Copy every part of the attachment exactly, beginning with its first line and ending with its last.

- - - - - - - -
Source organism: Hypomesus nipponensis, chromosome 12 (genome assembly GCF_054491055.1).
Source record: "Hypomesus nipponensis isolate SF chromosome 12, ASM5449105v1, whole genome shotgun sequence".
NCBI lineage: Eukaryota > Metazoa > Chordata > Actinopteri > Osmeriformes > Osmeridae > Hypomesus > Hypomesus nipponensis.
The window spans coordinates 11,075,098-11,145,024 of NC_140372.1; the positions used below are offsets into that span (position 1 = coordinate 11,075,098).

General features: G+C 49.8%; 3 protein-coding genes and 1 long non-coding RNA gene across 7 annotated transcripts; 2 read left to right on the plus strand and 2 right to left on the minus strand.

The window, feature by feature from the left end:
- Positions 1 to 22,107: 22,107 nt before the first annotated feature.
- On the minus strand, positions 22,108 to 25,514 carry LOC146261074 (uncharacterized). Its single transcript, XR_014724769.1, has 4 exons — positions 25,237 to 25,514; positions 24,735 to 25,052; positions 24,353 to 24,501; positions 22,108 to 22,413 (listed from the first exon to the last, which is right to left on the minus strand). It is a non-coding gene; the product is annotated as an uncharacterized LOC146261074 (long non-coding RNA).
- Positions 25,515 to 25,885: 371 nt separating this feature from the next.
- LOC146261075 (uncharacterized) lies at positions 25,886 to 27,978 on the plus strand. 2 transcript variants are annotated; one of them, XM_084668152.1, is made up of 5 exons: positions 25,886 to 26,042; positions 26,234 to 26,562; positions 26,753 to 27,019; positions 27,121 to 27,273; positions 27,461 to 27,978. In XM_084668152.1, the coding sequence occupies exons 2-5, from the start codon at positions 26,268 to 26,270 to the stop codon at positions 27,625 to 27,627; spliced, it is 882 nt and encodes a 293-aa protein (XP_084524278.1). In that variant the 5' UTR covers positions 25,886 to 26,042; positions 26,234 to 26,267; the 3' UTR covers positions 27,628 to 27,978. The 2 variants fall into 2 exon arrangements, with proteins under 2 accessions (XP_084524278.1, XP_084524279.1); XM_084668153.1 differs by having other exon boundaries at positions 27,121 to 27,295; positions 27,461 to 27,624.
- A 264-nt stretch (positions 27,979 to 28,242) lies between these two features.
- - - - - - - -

Source organism: Hypomesus nipponensis, chromosome 12 (genome assembly GCF_054491055.1).
Source record: "Hypomesus nipponensis isolate SF chromosome 12, ASM5449105v1, whole genome shotgun sequence".
NCBI lineage: Eukaryota > Metazoa > Chordata > Actinopteri > Osmeriformes > Osmeridae > Hypomesus > Hypomesus nipponensis.
The window spans coordinates 11,075,098-11,145,024 of NC_140372.1; the positions used below are offsets into that span (position 1 = coordinate 11,075,098).

General features: G+C 49.8%; 3 protein-coding genes and 1 long non-coding RNA gene across 7 annotated transcripts; 2 read left to right on the plus strand and 2 right to left on the minus strand.

The window, feature by feature from the left end:
- Positions 1 to 22,107: 22,107 nt before the first annotated feature.
- On the minus strand, positions 22,108 to 25,514 carry LOC146261074 (uncharacterized). Its single transcript, XR_014724769.1, has 4 exons — positions 25,237 to 25,514; positions 24,735 to 25,052; positions 24,353 to 24,501; positions 22,108 to 22,413 (listed from the first exon to the last, which is right to left on the minus strand). It is a non-coding gene; the product is annotated as an uncharacterized LOC146261074 (long non-coding RNA).
- Positions 25,515 to 25,885: 371 nt separating this feature from the next.
- LOC146261075 (uncharacterized) lies at positions 25,886 to 27,978 on the plus strand. 2 transcript variants are annotated; one of them, XM_084668152.1, is made up of 5 exons: positions 25,886 to 26,042; positions 26,234 to 26,562; positions 26,753 to 27,019; positions 27,121 to 27,273; positions 27,461 to 27,978. In XM_084668152.1, the coding sequence occupies exons 2-5, from the start codon at positions 26,268 to 26,270 to the stop codon at positions 27,625 to 27,627; spliced, it is 882 nt and encodes a 293-aa protein (XP_084524278.1). In that variant the 5' UTR covers positions 25,886 to 26,042; positions 26,234 to 26,267; the 3' UTR covers positions 27,628 to 27,978. The 2 variants fall into 2 exon arrangements, with proteins under 2 accessions (XP_084524278.1, XP_084524279.1); XM_084668153.1 differs by having other exon boundaries at positions 27,121 to 27,295; positions 27,461 to 27,624.
- A 264-nt stretch (positions 27,979 to 28,242) lies between these two features.